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"Bear and (All) for Bear"

March 4, 1882


Thomas Nast

"Bear and (All) for Bear"
 

Colonialism/Imperialism; Emperor Franz-Josef; Kaiser Wilhelm; Symbols, Russian Bear;
 

No 'People' indexed for this cartoon.
 

Austria; Germany; Russia;


Russian Man-Of-War Skobeleff. "I have one thing more to say to you, gentlemen; but allow me to exchange my beaker with wine for a tumbler with--blood; and I call upon you all to bear witness that neither I nor any one of us is or can be speaking on this occasion under any abnormal influence."


This Harper’s Weekly cartoon by Thomas Nast features General Mikhail Dmitriyevich Skobelev as a fearsome Russian bear, flanked by Kaiser Wilhelm of Germany (left) and Emperor Franz Josef of Austria (right).

Skobelev was an effective military leader in Russia’s policy of territorial expansion. He was instrumental in the Russian capture of the khanates of Kokand, Bokhara, and Khiva in central Asia (Turkistan). In February 1876, he was named as the first Russian governor of Kokand (renamed Fergana). During the Russo-Turkish War of 1877-1878, Skobelev fought on the European front, defeating the Turks in several key battles, including the capture of San Stefano, which forced Turkey to negotiate an armistice. He was called the "White General" for wearing a white uniform and riding a white horse on the battlefield. In 1880, he commanded the Russian campaign against the Turks in the area of the Caspian and Aral Seas. His ruthlessness was revealed in January 1881 when he ordered the entire male population of Göktepe (now Gökdepe) killed. He was recalled to Russia to command the Minsk Army Corps.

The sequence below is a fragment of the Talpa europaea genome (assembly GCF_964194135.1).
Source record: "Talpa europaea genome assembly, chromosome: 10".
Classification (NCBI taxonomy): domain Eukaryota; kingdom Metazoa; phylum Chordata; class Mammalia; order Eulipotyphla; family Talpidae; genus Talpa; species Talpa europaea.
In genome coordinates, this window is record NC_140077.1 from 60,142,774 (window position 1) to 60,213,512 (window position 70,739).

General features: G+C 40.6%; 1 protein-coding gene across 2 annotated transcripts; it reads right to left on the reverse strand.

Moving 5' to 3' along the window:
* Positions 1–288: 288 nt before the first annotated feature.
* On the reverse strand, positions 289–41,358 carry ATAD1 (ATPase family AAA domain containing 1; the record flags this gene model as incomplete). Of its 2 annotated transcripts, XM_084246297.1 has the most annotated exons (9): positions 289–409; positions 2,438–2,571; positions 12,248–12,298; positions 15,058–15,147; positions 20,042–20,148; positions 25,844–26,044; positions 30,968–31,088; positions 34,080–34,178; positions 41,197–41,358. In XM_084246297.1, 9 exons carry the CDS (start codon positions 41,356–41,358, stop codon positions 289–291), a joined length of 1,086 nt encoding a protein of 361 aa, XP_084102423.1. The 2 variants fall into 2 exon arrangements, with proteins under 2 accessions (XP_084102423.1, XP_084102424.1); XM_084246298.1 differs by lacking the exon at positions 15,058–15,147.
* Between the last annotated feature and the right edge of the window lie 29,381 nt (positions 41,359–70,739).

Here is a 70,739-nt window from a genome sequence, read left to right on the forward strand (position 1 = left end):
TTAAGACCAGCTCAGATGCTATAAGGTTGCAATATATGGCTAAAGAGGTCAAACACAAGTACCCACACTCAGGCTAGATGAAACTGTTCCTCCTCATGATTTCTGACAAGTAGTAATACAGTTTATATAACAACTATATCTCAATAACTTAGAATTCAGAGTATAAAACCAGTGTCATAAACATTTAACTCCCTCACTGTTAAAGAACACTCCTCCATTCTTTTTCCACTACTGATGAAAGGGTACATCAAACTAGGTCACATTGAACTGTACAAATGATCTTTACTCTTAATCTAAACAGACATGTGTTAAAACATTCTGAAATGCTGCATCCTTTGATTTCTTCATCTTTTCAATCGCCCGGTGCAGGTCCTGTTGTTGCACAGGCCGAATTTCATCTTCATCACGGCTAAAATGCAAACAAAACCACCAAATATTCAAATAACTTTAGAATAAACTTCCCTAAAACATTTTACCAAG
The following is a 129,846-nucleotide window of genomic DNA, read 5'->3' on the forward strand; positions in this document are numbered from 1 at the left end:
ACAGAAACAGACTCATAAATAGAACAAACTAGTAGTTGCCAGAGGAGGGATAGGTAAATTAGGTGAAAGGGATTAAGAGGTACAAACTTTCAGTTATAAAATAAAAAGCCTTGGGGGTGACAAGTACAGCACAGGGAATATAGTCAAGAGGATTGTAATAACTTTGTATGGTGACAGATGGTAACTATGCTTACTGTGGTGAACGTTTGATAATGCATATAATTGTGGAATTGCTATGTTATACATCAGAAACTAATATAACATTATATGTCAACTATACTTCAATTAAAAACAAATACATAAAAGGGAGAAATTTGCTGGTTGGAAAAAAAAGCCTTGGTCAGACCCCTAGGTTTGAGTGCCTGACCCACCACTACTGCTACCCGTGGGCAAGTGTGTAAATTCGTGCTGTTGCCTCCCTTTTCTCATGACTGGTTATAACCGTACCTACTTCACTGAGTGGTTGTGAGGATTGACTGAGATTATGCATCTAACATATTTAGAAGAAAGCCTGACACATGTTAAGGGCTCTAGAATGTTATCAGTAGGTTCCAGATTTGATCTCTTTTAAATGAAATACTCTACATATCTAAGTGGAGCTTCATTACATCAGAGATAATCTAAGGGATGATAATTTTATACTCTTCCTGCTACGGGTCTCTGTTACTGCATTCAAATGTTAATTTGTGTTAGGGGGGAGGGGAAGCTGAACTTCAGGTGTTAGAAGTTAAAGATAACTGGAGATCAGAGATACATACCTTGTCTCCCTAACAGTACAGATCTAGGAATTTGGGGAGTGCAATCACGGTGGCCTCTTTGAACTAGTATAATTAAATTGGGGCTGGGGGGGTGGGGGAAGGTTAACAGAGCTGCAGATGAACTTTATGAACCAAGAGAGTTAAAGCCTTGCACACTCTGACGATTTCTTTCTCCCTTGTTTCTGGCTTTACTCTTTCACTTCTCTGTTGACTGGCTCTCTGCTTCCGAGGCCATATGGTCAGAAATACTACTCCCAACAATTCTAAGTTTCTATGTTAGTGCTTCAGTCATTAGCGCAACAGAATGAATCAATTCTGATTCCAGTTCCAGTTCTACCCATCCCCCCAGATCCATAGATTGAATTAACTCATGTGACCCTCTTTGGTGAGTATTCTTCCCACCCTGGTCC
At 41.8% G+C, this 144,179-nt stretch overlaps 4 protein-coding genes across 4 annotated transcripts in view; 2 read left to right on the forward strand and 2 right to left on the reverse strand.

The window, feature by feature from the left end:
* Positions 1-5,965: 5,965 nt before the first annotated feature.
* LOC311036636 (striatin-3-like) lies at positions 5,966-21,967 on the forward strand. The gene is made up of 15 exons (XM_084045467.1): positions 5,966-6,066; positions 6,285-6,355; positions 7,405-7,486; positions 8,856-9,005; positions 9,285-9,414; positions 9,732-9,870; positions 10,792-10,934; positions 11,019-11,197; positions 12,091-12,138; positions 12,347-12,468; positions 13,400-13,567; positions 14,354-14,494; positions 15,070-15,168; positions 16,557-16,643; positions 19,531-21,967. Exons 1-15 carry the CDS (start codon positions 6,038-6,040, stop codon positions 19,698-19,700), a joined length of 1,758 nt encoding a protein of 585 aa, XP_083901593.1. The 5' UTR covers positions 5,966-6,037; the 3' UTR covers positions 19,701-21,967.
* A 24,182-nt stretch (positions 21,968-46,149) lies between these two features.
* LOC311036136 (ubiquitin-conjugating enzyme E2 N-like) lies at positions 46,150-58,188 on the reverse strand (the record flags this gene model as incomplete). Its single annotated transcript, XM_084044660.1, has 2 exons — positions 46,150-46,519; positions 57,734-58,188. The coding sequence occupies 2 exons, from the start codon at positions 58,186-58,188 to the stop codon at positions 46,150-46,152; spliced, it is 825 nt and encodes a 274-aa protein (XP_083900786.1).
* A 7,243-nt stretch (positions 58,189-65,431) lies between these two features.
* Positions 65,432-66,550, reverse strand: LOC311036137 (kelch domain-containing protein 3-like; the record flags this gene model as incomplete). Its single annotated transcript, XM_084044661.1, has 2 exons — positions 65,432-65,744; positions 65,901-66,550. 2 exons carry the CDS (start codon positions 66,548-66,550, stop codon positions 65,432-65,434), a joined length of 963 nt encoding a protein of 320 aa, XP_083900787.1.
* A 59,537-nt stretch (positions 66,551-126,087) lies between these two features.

In early 1882, Skobelev make political speeches in Paris and Moscow, stridently advocating militant pan-Slavism: the unification of all Slavic peoples within the Russian empire, and their inevitable conflict with and defeat of the Germanic peoples. In this cartoon, that concept appears in the caption above the Bear Skobelev as "Re-Russianizing Russia." Underneath it, the Russian double-eagle devours the banners of Germany and Austria, while their emperors warily listen to Skobelev’s harangue. Since the Russian government had signed an alliance with Germany and Austria-Hungary in 1881, Skovelev’s statements contradicted official Russian policy. He was promptly recalled to the Russian capital of St. Petersburg, where he suffered a heart attack and died in June 1882.

Robert C. Kennedy




"Bear and (All) for Bear"
March 4, 2015







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